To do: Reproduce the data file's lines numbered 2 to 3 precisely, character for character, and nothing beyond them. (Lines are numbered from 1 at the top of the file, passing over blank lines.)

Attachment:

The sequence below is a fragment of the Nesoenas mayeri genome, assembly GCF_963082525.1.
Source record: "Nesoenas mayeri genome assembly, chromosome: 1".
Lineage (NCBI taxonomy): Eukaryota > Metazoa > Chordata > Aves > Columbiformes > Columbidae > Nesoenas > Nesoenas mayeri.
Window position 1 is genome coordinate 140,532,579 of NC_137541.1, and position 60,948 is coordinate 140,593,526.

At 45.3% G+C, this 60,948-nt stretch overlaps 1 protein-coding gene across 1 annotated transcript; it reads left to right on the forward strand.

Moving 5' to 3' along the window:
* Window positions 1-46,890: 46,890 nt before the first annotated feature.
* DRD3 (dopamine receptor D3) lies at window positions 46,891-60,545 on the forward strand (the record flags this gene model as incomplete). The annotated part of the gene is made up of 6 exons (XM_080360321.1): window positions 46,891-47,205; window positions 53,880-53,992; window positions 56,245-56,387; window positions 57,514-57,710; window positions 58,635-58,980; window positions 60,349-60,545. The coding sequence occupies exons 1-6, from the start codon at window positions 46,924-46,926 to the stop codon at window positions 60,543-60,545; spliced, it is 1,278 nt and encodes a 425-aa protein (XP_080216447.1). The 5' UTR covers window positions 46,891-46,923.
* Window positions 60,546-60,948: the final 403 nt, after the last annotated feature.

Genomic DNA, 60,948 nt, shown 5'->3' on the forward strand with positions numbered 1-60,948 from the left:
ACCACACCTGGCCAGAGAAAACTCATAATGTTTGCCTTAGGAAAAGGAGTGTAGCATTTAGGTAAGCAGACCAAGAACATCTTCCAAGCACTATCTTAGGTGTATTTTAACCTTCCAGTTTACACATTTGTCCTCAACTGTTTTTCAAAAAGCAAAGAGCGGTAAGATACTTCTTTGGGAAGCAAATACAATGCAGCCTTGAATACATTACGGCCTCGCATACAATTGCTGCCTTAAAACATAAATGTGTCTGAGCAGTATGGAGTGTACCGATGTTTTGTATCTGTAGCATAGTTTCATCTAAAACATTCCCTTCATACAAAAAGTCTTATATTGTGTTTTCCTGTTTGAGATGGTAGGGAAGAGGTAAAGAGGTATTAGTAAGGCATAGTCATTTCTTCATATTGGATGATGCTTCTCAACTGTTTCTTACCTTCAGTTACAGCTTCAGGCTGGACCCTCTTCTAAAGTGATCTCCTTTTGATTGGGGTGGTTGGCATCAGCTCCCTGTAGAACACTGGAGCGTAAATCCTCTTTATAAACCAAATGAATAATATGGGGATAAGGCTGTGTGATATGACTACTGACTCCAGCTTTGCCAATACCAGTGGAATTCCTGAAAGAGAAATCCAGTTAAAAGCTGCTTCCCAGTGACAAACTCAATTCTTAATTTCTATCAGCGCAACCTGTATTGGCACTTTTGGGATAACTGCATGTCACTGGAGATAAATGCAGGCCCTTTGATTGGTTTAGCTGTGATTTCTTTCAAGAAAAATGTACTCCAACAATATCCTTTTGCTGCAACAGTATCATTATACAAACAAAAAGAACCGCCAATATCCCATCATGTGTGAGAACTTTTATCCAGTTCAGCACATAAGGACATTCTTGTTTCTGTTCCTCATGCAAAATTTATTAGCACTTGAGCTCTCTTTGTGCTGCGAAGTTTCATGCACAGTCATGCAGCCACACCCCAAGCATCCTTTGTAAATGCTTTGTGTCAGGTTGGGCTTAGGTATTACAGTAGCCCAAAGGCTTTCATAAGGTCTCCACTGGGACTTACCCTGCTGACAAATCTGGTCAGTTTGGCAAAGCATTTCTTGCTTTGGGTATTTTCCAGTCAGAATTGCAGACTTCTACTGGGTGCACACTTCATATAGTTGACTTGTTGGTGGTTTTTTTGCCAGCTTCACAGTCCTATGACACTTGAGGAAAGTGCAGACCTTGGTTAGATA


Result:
Source record: "Nesoenas mayeri genome assembly, chromosome: 1".
Lineage (NCBI taxonomy): Eukaryota > Metazoa > Chordata > Aves > Columbiformes > Columbidae > Nesoenas > Nesoenas mayeri.